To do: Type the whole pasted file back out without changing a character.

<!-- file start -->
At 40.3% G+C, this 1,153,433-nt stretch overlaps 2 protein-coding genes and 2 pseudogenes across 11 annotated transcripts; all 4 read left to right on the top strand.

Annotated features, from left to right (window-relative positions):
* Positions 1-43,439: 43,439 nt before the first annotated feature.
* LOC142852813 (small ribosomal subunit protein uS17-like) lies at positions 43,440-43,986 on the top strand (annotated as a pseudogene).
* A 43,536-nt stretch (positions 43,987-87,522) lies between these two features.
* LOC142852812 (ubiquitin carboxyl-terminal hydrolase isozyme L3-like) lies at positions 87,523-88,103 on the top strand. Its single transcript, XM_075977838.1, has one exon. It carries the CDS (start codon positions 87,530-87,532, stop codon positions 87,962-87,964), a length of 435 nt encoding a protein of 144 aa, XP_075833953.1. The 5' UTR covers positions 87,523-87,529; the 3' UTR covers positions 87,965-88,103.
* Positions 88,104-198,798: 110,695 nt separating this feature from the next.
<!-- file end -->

At 40.3% G+C, this 1,153,433-nt stretch overlaps 2 protein-coding genes and 2 pseudogenes across 11 annotated transcripts; all 4 read left to right on the top strand.

Annotated features, from left to right (window-relative positions):
* Positions 1-43,439: 43,439 nt before the first annotated feature.
* LOC142852813 (small ribosomal subunit protein uS17-like) lies at positions 43,440-43,986 on the top strand (annotated as a pseudogene).
* A 43,536-nt stretch (positions 43,987-87,522) lies between these two features.
* LOC142852812 (ubiquitin carboxyl-terminal hydrolase isozyme L3-like) lies at positions 87,523-88,103 on the top strand. Its single transcript, XM_075977838.1, has one exon. It carries the CDS (start codon positions 87,530-87,532, stop codon positions 87,962-87,964), a length of 435 nt encoding a protein of 144 aa, XP_075833953.1. The 5' UTR covers positions 87,523-87,529; the 3' UTR covers positions 87,965-88,103.
* Positions 88,104-198,798: 110,695 nt separating this feature from the next.